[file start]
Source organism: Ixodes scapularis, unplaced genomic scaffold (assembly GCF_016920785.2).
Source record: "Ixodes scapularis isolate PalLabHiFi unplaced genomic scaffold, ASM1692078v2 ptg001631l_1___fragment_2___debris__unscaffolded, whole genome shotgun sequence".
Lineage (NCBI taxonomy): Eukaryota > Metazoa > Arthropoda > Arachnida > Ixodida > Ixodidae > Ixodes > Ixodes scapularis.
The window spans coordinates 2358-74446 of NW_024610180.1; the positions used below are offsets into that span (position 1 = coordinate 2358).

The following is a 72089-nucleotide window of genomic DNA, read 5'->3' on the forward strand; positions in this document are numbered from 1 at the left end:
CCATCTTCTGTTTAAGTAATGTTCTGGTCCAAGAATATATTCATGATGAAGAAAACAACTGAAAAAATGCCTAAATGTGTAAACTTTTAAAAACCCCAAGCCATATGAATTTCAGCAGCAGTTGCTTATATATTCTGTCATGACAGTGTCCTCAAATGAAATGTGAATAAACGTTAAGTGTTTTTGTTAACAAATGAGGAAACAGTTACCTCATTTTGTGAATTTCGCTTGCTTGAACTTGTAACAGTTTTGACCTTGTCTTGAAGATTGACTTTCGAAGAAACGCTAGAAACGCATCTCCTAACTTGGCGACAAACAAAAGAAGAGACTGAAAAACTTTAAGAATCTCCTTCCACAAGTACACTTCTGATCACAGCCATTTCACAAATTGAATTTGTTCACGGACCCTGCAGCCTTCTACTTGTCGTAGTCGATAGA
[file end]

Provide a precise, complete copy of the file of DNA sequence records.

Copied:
Source organism: Ixodes scapularis, unplaced genomic scaffold (assembly GCF_016920785.2).
Source record: "Ixodes scapularis isolate PalLabHiFi unplaced genomic scaffold, ASM1692078v2 ptg001631l_1___fragment_2___debris__unscaffolded, whole genome shotgun sequence".
Lineage (NCBI taxonomy): Eukaryota > Metazoa > Arthropoda > Arachnida > Ixodida > Ixodidae > Ixodes > Ixodes scapularis.
The window spans coordinates 2358-74446 of NW_024610180.1; the positions used below are offsets into that span (position 1 = coordinate 2358).

The following is a 72089-nucleotide window of genomic DNA, read 5'->3' on the forward strand; positions in this document are numbered from 1 at the left end:
CCATCTTCTGTTTAAGTAATGTTCTGGTCCAAGAATATATTCATGATGAAGAAAACAACTGAAAAAATGCCTAAATGTGTAAACTTTTAAAAACCCCAAGCCATATGAATTTCAGCAGCAGTTGCTTATATATTCTGTCATGACAGTGTCCTCAAATGAAATGTGAATAAACGTTAAGTGTTTTTGTTAACAAATGAGGAAACAGTTACCTCATTTTGTGAATTTCGCTTGCTTGAACTTGTAACAGTTTTGACCTTGTCTTGAAGATTGACTTTCGAAGAAACGCTAGAAACGCATCTCCTAACTTGGCGACAAACAAAAGAAGAGACTGAAAAACTTTAAGAATCTCCTTCCACAAGTACACTTCTGATCACAGCCATTTCACAAATTGAATTTGTTCACGGACCCTGCAGCCTTCTACTTGTCGTAGTCGATAGA